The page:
Appgasm! My Big Happy List of Not Crappy Apps

All revved up for yet another scathingly bitter blog post, I realised I’m so bloody negative. I figured maybe that’s why commenters have called me a “cunt”, or criticised my “knowing superiority” saying “no-one is interested in my pile of shite” (it’s of course entirely possible that they say those things because they’re true)*.

With this in mind, I thought I’d mix it up a bit, drop the grump and share some of the things I encounter daily that aren’t shit (nor NSFW). So here, gorgeous reader, is my entirely affirmative inventory of incredible apps.

Awesomely ace apps

Scrivener (Mac)

With Scrivener, it’s less a question of ‘where have you been all my life?’, and more ‘how did I ever live without you?’ Working on a novel (what twat isn’t?), I was used to fussing over several docs, notebooks, bookmarks and scanned scribblings to keep my thoughts in order. This mess is alleviated by Scrivener’s most obvious feature: the ability to ‘project manage’ your writing via integrated notes, images and character and setting cards. The most useful feature for me, however, has been the ability to structure chapters and sections with synopses, allowing me to delineate my progress (which may not be the most productive approach, but certainly suits my style) without losing track. There are tonnes more professional-level functions I haven’t needed to use, but even at its most basic Scrivener has made the daunting task of producing a novel far less of a ball-ache.

Website | Mac App Store

Coda (Mac)

I’ve been through a few code editors over the years and few have struck the balance between lightness and functionality that has made Coda my current fave. There are few stand-out features, only a simplicity and slickness that makes writing HTML, CSS, Javascript, PHP , etc. and editing FTP content pretty effortless. Saying that, I don’t think I’d be able to live without Clips: saved lines of code that can be quickly added to your files using shortcut terms. I do find myself wishing for code clean-up and a way to quickly select between tags, but the latter, at least, can added through the TEA for Coda plugin.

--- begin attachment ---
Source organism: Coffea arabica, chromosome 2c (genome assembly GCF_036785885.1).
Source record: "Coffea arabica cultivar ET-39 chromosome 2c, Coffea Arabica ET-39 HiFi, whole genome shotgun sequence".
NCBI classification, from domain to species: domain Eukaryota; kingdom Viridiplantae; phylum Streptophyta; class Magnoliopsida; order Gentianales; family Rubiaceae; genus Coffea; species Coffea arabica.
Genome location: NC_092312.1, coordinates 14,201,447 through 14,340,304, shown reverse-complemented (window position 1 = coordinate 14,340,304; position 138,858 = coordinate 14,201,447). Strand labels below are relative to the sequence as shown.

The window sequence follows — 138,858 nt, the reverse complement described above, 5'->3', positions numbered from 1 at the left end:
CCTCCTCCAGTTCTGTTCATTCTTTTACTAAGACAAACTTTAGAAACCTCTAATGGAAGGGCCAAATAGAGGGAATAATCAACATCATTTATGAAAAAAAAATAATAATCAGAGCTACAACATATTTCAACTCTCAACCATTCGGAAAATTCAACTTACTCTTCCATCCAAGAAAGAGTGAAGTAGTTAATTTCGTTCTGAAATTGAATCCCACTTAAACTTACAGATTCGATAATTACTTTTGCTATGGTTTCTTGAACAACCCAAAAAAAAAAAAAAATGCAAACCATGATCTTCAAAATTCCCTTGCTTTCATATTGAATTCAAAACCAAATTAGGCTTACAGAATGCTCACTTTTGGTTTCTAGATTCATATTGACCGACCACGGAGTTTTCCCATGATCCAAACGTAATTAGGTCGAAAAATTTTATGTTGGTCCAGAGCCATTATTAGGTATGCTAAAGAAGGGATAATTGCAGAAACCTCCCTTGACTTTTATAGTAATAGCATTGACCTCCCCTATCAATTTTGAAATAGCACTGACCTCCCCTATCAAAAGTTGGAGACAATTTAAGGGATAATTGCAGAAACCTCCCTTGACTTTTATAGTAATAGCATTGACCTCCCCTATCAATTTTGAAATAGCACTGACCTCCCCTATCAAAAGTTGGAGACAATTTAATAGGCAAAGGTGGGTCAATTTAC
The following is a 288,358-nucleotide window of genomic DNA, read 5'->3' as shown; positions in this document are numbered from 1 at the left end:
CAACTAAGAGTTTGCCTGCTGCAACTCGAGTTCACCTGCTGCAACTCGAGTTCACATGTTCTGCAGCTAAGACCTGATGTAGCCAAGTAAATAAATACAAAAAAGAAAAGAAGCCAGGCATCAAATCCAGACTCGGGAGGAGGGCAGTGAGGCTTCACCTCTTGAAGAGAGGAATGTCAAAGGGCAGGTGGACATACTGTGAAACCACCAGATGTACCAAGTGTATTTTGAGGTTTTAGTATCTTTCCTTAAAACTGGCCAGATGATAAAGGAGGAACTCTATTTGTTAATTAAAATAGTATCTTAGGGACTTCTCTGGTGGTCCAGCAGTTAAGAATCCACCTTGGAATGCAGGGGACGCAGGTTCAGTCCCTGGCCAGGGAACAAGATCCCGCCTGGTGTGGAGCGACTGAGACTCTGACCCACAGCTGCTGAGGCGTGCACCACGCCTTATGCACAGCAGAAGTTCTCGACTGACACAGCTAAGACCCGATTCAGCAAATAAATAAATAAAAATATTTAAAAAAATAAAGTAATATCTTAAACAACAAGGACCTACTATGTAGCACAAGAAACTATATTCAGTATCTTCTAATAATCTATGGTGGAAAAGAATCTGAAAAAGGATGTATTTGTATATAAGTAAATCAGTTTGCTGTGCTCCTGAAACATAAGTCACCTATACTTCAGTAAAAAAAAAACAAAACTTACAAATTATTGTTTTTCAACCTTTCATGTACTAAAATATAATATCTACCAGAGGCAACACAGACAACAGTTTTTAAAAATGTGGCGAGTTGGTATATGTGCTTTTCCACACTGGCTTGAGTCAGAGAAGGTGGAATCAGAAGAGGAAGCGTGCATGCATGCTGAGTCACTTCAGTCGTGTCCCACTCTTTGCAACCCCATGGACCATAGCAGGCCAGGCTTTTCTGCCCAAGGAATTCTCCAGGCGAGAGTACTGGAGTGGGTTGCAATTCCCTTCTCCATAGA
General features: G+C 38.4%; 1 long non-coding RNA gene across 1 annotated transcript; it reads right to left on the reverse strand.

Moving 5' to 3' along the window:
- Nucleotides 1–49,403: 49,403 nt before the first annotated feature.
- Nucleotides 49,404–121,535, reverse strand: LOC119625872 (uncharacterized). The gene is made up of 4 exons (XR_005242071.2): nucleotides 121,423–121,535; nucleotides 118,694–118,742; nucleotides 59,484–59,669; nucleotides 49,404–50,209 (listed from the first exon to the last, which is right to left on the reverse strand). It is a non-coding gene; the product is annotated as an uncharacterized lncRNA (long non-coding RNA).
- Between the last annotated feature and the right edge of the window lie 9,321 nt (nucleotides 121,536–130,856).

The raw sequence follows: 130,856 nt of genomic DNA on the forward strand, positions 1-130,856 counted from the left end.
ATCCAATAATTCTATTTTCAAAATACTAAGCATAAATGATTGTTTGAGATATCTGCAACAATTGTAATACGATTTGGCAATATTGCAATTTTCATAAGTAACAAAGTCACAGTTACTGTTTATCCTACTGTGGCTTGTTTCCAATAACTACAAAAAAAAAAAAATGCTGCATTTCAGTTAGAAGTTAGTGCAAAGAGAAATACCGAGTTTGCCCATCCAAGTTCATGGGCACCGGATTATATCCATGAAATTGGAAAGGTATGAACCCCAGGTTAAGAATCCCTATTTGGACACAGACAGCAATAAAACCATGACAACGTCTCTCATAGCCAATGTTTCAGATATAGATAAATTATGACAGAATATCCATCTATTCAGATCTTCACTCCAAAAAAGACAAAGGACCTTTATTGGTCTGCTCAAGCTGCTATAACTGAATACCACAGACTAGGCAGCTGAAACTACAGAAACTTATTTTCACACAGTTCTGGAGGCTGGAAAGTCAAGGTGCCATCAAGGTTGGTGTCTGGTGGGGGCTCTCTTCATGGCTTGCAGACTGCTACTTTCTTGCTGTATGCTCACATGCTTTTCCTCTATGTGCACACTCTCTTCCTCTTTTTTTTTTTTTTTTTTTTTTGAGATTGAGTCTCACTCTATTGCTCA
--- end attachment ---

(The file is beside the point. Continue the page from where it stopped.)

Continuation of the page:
Website | Mac App Store

Google Chrome (Mac)

A similar story to Coda, there is little Chrome offers that other web browsers don’t – even the mighty omnibar (making the search and address bar one) is no longer unique. In fact, Chrome’s bookmarks sync doesn’t seem to work properly between my work Mac and home Macbook and there are still some add-ons that I have to turn to Firefox for. Despite all this, Chrome is still my first choice in browsers because it provides a streamlined, minimalised web experience.

Website

Handbrake (Mac)

The free Handbrake has been my go-to video converter for yeeeeears. And I haven’t found anything that offers more without becoming needlessly complex. It’s perfect for ripping DVDs or converting videos into iTunes- and HTML5-friendly formats (note: it doesn’t do OGG) in the minimum amount of clicks.

Remember: pirating movies is wrong and evil!

Website

ColorSchemer Studio (Mac)

I downloaded ColorSchemer Studio from the Mac App Store on a whim but now use it almost daily. If you want an instant, cohesive colour scheme for your design, ColorSchemer Studio makes it ridiculously easy. Less time fussing about colours means more time to experiment with other aspects of the design. Besides, it’s great simply having an app that saves the colour schemes of my designs for quick reference later.

Website | Mac App Store

Xcode (Mac)